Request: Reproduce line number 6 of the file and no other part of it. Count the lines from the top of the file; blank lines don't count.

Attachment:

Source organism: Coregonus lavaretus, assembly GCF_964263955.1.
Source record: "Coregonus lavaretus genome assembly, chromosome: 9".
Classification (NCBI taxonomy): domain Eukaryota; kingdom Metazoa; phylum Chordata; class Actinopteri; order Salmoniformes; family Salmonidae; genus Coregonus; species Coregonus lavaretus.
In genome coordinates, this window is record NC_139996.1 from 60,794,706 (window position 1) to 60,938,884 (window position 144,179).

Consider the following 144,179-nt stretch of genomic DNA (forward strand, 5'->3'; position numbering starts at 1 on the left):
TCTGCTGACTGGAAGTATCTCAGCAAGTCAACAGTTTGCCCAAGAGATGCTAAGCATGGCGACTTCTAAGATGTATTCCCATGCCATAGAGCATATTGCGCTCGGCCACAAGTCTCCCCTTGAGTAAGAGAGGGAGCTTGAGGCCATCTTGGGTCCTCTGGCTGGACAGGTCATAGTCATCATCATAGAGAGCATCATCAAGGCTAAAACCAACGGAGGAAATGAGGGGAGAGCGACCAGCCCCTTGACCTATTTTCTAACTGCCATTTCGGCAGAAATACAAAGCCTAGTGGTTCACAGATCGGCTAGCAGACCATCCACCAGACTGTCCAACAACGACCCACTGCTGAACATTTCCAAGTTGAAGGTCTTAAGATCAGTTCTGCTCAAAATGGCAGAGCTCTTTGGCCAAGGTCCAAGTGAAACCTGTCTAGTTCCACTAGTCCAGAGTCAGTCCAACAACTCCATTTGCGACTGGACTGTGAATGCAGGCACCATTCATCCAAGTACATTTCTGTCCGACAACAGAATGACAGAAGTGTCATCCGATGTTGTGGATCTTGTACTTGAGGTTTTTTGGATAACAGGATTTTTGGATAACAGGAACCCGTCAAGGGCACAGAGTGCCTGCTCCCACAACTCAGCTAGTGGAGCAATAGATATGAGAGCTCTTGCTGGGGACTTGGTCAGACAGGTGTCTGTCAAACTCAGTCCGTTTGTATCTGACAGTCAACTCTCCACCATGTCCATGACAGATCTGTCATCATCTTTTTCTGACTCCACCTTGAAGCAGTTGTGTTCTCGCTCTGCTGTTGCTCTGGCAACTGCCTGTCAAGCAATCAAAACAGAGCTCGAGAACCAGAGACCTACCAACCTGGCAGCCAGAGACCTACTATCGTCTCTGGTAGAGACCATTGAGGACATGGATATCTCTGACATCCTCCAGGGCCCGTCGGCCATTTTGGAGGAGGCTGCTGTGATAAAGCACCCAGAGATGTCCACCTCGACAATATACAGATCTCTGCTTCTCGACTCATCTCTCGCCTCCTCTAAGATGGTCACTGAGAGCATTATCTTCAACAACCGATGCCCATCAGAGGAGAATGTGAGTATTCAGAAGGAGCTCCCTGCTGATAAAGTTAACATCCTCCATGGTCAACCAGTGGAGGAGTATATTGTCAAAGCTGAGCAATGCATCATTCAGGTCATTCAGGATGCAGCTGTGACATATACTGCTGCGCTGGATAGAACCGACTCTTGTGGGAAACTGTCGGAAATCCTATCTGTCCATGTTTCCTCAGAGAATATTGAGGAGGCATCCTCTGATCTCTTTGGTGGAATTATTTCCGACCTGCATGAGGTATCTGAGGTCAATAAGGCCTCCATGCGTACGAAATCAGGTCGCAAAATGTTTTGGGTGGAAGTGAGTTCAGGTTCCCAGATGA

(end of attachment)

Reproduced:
TCTGCTGACTGGAAGTATCTCAGCAAGTCAACAGTTTGCCCAAGAGATGCTAAGCATGGCGACTTCTAAGATGTATTCCCATGCCATAGAGCATATTGCGCTCGGCCACAAGTCTCCCCTTGAGTAAGAGAGGGAGCTTGAGGCCATCTTGGGTCCTCTGGCTGGACAGGTCATAGTCATCATCATAGAGAGCATCATCAAGGCTAAAACCAACGGAGGAAATGAGGGGAGAGCGACCAGCCCCTTGACCTATTTTCTAACTGCCATTTCGGCAGAAATACAAAGCCTAGTGGTTCACAGATCGGCTAGCAGACCATCCACCAGACTGTCCAACAACGACCCACTGCTGAACATTTCCAAGTTGAAGGTCTTAAGATCAGTTCTGCTCAAAATGGCAGAGCTCTTTGGCCAAGGTCCAAGTGAAACCTGTCTAGTTCCACTAGTCCAGAGTCAGTCCAACAACTCCATTTGCGACTGGACTGTGAATGCAGGCACCATTCATCCAAGTACATTTCTGTCCGACAACAGAATGACAGAAGTGTCATCCGATGTTGTGGATCTTGTACTTGAGGTTTTTTGGATAACAGGATTTTTGGATAACAGGAACCCGTCAAGGGCACAGAGTGCCTGCTCCCACAACTCAGCTAGTGGAGCAATAGATATGAGAGCTCTTGCTGGGGACTTGGTCAGACAGGTGTCTGTCAAACTCAGTCCGTTTGTATCTGACAGTCAACTCTCCACCATGTCCATGACAGATCTGTCATCATCTTTTTCTGACTCCACCTTGAAGCAGTTGTGTTCTCGCTCTGCTGTTGCTCTGGCAACTGCCTGTCAAGCAATCAAAACAGAGCTCGAGAACCAGAGACCTACCAACCTGGCAGCCAGAGACCTACTATCGTCTCTGGTAGAGACCATTGAGGACATGGATATCTCTGACATCCTCCAGGGCCCGTCGGCCATTTTGGAGGAGGCTGCTGTGATAAAGCACCCAGAGATGTCCACCTCGACAATATACAGATCTCTGCTTCTCGACTCATCTCTCGCCTCCTCTAAGATGGTCACTGAGAGCATTATCTTCAACAACCGATGCCCATCAGAGGAGAATGTGAGTATTCAGAAGGAGCTCCCTGCTGATAAAGTTAACATCCTCCATGGTCAACCAGTGGAGGAGTATATTGTCAAAGCTGAGCAATGCATCATTCAGGTCATTCAGGATGCAGCTGTGACATATACTGCTGCGCTGGATAGAACCGACTCTTGTGGGAAACTGTCGGAAATCCTATCTGTCCATGTTTCCTCAGAGAATATTGAGGAGGCATCCTCTGATCTCTTTGGTGGAATTATTTCCGACCTGCATGAGGTATCTGAGGTCAATAAGGCCTCCATGCGTACGAAATCAGGTCGCAAAATGTTTTGGGTGGAAGTGAGTTCAGGTTCCCAGATGA